 Pay attention to engagement of their direct reports – if they expect leaders at all levels to coach
their people to higher levels of engagement but do not do it themselves, they undermine their message
Executives also need to –
 Talk about engagement with passion – weave engagement into the daily workplace conversations
 Build a culture that fuels engagement – promote practices that propel High Performance and
weed out practices that undermine performance
 Inspire commit & trust – communicate ‘what’ and ‘why’ of decisions, demonstrate visible
commitment to organization success in their ‘Actions’
 Set a clear direction – Clearly Articulated Compelling Vision Strategy
LANCO Infratech Limited
From 2006 - 2013
A Saga of High Growth to Slow Down
LANCO’s Rapid Growth (2006-10)
Levels
Individual
Manager
Executive
Engagement Initiatives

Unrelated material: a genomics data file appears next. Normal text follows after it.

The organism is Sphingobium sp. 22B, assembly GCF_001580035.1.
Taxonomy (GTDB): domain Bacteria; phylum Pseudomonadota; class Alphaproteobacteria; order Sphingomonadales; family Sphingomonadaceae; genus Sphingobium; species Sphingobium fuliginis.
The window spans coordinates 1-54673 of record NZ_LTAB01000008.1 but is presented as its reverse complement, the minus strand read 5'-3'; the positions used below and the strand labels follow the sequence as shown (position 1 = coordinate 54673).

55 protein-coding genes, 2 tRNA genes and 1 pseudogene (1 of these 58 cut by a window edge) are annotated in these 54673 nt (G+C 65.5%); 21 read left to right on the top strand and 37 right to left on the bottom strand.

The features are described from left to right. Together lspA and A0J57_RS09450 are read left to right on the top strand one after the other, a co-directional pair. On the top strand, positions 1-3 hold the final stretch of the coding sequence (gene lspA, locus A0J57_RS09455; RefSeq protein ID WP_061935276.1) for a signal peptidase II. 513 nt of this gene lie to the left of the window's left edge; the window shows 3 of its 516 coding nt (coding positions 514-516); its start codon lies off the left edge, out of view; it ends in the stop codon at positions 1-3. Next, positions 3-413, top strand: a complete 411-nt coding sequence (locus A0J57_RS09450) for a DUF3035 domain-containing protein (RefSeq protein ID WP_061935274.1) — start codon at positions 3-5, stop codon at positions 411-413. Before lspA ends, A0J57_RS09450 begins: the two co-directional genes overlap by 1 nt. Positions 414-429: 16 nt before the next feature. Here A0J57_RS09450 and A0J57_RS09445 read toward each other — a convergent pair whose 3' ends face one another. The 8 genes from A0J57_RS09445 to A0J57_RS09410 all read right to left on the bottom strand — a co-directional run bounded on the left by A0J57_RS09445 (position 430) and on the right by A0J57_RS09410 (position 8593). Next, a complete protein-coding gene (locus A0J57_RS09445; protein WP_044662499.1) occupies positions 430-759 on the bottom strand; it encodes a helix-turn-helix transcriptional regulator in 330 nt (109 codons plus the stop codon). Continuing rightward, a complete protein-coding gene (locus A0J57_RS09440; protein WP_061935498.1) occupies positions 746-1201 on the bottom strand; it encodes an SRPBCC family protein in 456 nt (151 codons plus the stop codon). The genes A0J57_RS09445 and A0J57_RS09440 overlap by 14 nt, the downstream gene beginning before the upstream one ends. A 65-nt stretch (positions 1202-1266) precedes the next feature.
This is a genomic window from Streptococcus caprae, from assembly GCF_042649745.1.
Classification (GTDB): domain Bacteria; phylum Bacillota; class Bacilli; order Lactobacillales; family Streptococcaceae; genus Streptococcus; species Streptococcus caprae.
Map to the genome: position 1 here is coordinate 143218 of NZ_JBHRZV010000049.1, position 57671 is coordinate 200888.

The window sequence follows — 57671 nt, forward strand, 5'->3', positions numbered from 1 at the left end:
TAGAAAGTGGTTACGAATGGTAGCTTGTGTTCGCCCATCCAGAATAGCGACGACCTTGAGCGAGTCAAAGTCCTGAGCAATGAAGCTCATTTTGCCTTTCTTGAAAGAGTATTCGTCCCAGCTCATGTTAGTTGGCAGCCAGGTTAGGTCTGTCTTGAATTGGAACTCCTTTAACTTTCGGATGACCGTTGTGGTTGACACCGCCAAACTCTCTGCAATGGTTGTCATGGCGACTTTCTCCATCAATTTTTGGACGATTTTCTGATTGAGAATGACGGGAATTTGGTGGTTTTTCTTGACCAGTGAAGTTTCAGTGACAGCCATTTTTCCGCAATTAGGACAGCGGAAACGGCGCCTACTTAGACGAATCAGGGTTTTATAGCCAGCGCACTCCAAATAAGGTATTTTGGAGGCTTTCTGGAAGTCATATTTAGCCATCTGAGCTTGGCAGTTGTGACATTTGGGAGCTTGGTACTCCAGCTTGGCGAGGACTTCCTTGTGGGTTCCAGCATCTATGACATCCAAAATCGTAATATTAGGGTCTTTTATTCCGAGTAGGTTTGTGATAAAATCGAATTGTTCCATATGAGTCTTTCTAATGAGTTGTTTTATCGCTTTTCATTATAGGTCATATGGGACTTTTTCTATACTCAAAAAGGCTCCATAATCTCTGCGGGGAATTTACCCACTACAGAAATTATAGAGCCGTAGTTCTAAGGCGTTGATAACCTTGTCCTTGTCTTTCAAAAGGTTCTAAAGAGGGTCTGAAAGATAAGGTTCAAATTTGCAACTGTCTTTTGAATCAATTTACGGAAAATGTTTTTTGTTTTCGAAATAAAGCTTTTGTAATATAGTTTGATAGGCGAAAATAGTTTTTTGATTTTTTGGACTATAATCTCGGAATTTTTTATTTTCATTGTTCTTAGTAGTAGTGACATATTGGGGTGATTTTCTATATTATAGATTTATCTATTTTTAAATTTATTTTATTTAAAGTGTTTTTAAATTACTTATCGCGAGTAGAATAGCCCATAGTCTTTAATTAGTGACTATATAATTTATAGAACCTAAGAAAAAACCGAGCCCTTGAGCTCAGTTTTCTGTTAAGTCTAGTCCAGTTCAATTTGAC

1. Work on cross functional roles
2. Taking new projects/ responsibilities
3. Aligning oneself with the big picture
1.
2.
3.
4.
5.
Rewards & Recognition
Transparent Performance Management
Aligning individual KRA’s with Business Goals
Team Parties
Celebration of special Occasions
1.
2.
3.
4.
5.
Building Leadership Framework
Working on Succession Management
Building the Lanco Culture
Organization Structuring
Technological Up gradation
LANCO’s Slow Down (2010-13)
Levels
Engagement Initiatives
Individual
1.
2.
3.
4.
5.
Manager
1. Carving out new roles for team members within function/other function
/other group company
2. Town Halls
3. Coffee Meetings
4. Celebrating small successes
5. Developing Team Members
6. Cost Control Measures
Executive
1.
2.
3.
4.
5.
Developing knowledge & skills Level
Cross Functional Projects
Participating in open sessions with seniors & HR
Revisiting processes
Cost Control initiatives
Open & Transparent Communication
Building organization Culture
Focusing on Values of the organization
Re aligning Organization Structure
Cost Efficient Culture
Mistakes to be Avoided during Employee Engagement Initiatives